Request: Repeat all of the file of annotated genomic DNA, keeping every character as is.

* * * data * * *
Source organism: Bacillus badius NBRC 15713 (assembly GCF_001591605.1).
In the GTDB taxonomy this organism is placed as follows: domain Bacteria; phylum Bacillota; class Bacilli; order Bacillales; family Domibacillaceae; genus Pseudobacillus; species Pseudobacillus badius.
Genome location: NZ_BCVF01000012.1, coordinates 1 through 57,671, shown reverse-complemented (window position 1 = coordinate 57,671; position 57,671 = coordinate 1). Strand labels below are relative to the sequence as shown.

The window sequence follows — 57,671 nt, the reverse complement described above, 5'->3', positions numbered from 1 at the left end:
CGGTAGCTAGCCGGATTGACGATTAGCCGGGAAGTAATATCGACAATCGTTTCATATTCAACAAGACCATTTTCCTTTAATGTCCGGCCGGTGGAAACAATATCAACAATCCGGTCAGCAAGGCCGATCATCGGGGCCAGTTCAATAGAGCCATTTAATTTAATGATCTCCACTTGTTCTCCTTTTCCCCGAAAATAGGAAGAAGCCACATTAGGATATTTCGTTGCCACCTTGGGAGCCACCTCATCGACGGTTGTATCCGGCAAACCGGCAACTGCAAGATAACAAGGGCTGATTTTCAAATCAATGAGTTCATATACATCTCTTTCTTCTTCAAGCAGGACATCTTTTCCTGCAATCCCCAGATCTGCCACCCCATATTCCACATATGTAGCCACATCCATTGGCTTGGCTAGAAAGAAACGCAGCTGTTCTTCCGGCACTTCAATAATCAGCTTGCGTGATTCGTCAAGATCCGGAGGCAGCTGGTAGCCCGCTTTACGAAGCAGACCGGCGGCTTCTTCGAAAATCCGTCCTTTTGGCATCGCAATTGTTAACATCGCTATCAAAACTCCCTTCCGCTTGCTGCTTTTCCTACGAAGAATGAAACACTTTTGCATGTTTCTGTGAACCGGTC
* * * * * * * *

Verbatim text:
Source organism: Bacillus badius NBRC 15713 (assembly GCF_001591605.1).
In the GTDB taxonomy this organism is placed as follows: domain Bacteria; phylum Bacillota; class Bacilli; order Bacillales; family Domibacillaceae; genus Pseudobacillus; species Pseudobacillus badius.
Genome location: NZ_BCVF01000012.1, coordinates 1 through 57,671, shown reverse-complemented (window position 1 = coordinate 57,671; position 57,671 = coordinate 1). Strand labels below are relative to the sequence as shown.

The window sequence follows — 57,671 nt, the reverse complement described above, 5'->3', positions numbered from 1 at the left end:
CGGTAGCTAGCCGGATTGACGATTAGCCGGGAAGTAATATCGACAATCGTTTCATATTCAACAAGACCATTTTCCTTTAATGTCCGGCCGGTGGAAACAATATCAACAATCCGGTCAGCAAGGCCGATCATCGGGGCCAGTTCAATAGAGCCATTTAATTTAATGATCTCCACTTGTTCTCCTTTTCCCCGAAAATAGGAAGAAGCCACATTAGGATATTTCGTTGCCACCTTGGGAGCCACCTCATCGACGGTTGTATCCGGCAAACCGGCAACTGCAAGATAACAAGGGCTGATTTTCAAATCAATGAGTTCATATACATCTCTTTCTTCTTCAAGCAGGACATCTTTTCCTGCAATCCCCAGATCTGCCACCCCATATTCCACATATGTAGCCACATCCATTGGCTTGGCTAGAAAGAAACGCAGCTGTTCTTCCGGCACTTCAATAATCAGCTTGCGTGATTCGTCAAGATCCGGAGGCAGCTGGTAGCCCGCTTTACGAAGCAGACCGGCGGCTTCTTCGAAAATCCGTCCTTTTGGCATCGCAATTGTTAACATCGCTATCAAAACTCCCTTCCGCTTGCTGCTTTTCCTACGAAGAATGAAACACTTTTGCATGTTTCTGTGAACCGGTC